Loser's Guide to Life
I read Shattered Glass a few years ago with considerable interest because there are aspects to the story that might have made a gripping movie. It's a horrifying tale, in a way, not unlike Terrence Rattigan's “The Winslow Boy”. I haven't seen the actual movie, so I've no idea whether my excitement was justified. But the other thing that struck me at the time was how all of Glass's friends and colleagues got all sore about it. The guy screwed up, his career was over, but by their own accounts they acted as if they were afraid of catching the dreaded Big Fat Failure disease. Years later their pain is unabated as they recall how their innocence was roughly torn from them.
Lance Mannion has this to say:
Shattered Glass is about the art of seeing what you want to see and believing what you want to believe because it's flattering to you. The glass that's shattered isn't Stephen. It's the looking glass he holds up to others. He learned to make himself a flattering mirror for other people to look into and see themselves in ways that served their own egos and vanity.
The movie suggests that Glass had intuited and completely internalized a truth of today's white collar working world: What too many people want of their jobs is self-love.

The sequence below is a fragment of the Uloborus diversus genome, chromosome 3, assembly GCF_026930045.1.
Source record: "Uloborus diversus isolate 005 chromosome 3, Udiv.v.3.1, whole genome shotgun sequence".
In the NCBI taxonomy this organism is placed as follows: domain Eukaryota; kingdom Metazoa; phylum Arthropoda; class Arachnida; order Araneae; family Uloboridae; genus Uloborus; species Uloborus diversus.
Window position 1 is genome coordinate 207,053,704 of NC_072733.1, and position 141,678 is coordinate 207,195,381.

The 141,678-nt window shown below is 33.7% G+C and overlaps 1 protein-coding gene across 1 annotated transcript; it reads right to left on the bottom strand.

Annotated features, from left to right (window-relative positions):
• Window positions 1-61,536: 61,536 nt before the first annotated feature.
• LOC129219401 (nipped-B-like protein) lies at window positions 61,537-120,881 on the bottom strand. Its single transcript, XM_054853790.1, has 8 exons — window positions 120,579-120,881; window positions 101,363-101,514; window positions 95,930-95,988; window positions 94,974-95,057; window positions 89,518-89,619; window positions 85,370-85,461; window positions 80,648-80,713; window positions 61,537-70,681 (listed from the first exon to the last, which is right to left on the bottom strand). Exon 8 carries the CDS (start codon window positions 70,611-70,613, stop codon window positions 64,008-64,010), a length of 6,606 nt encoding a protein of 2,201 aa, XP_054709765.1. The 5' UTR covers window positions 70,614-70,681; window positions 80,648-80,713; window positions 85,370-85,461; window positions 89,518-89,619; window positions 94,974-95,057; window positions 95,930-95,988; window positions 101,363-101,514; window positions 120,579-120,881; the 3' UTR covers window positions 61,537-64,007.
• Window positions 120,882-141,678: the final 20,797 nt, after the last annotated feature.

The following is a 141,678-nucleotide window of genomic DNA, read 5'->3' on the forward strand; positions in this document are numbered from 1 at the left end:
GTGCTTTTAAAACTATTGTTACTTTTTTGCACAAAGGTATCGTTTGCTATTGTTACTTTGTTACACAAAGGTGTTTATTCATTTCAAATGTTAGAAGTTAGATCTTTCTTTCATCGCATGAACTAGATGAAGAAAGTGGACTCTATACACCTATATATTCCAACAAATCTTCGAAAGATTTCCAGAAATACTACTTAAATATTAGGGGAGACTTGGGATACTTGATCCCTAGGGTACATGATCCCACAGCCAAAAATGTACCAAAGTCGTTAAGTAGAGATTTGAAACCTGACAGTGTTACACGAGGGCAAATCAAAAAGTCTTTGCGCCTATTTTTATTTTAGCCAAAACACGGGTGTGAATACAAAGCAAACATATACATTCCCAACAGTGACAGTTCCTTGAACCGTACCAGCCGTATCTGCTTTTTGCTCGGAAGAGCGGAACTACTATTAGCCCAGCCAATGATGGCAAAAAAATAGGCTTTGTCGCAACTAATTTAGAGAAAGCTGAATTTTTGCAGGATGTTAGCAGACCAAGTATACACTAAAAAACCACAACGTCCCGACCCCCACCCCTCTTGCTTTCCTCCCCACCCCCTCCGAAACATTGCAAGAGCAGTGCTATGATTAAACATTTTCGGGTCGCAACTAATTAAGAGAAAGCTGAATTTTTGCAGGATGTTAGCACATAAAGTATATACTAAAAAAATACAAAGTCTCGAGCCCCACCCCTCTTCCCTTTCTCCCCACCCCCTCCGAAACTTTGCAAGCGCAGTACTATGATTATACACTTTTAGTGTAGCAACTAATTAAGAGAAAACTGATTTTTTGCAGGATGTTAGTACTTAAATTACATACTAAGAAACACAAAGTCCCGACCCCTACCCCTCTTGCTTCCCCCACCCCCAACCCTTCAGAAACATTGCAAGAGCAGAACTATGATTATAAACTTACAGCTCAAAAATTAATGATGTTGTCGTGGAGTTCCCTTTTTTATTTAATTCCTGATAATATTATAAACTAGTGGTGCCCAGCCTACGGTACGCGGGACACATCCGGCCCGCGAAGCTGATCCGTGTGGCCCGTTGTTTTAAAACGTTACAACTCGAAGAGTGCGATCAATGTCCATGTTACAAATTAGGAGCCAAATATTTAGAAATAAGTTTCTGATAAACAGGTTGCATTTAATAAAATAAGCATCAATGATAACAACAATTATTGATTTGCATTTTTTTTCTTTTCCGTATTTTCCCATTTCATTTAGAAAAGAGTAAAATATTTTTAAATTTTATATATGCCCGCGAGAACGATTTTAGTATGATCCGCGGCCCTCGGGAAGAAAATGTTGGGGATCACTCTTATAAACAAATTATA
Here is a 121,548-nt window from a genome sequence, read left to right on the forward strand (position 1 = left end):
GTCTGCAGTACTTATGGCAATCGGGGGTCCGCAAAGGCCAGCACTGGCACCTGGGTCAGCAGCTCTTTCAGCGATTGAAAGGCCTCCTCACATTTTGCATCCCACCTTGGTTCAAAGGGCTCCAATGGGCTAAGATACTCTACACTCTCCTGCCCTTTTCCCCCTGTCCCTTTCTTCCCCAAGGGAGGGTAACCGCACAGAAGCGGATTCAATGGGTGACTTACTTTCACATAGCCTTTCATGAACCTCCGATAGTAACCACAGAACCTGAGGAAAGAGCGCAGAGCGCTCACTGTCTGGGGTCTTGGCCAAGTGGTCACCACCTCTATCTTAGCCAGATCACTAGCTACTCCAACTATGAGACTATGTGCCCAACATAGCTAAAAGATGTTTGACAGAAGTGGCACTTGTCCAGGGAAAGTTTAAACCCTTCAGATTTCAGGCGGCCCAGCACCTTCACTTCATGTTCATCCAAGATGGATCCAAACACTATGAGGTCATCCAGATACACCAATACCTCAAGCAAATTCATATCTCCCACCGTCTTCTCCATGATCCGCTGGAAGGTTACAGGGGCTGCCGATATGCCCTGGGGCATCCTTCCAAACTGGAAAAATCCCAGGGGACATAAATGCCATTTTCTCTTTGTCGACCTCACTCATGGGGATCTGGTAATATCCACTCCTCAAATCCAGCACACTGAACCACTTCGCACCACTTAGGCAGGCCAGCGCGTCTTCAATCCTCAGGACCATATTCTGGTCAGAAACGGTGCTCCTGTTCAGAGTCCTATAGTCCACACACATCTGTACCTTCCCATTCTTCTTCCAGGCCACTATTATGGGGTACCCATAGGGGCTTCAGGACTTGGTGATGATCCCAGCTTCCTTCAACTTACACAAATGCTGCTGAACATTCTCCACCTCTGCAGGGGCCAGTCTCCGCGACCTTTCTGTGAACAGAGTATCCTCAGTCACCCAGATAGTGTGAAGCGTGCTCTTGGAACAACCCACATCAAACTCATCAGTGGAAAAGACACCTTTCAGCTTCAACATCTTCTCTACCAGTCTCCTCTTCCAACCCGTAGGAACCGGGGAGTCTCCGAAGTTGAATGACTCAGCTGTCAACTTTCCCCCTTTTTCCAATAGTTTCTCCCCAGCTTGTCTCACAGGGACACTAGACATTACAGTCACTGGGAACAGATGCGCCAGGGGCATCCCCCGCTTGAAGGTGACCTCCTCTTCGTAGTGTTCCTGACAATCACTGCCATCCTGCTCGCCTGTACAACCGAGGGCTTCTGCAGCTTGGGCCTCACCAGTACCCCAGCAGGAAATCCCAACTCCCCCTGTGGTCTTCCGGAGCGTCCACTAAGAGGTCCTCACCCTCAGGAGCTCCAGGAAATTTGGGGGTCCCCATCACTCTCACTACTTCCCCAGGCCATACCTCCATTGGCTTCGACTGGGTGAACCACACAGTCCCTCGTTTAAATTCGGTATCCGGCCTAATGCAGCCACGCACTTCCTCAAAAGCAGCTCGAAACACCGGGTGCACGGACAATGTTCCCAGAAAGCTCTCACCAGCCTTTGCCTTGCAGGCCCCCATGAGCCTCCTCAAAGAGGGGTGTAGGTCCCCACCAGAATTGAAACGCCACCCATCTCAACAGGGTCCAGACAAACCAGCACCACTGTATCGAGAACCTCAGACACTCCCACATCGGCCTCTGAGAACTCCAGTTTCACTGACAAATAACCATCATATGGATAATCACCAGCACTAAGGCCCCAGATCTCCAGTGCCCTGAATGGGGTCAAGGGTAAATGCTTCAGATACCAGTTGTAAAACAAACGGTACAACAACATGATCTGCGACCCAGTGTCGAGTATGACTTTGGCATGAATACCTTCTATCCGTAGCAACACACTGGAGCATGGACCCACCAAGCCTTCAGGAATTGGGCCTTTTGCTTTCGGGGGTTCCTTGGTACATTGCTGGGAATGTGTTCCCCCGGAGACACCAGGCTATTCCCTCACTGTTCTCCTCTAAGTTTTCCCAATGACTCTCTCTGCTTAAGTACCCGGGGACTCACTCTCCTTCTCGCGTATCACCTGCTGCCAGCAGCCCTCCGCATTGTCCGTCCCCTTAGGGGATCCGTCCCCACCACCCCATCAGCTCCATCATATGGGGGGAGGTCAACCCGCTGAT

It's not just that the fragile economy and the evils of the corporate world make people so terribly insecure that they have to constantly seek validation and reassurance at work. It's that a lot of people see the point of a career as self-aggrandizement. They are celebrities in their own mind and their success at work is proof of their wonderfulness. Glass, in the movie, at least, has figured this out and decided that his real job is to give his bosses and his colleagues what they want--daily reasons to feel good about themselves.
So many respectable newspapers and journals have been falling over themselves lately, vying to be the most exciting source of mythology every day, that you can see why that might be so.
Among other things, Glass apparently made up some stories about cults honouring contemporary political figures. Jack Shafer in “Glass Houses” (linked in the Mannion piece above) relates:
First, he documented the adoration of Paul Tsongas by "Susan," an 80-year-old Chicago widow with no last name. Then he discovered the First Church of George Herbert Walker Christ. Finally, he stumbled upon an Alan Greenspan Shrine at an investment firm.
I guess you have to know how to read it.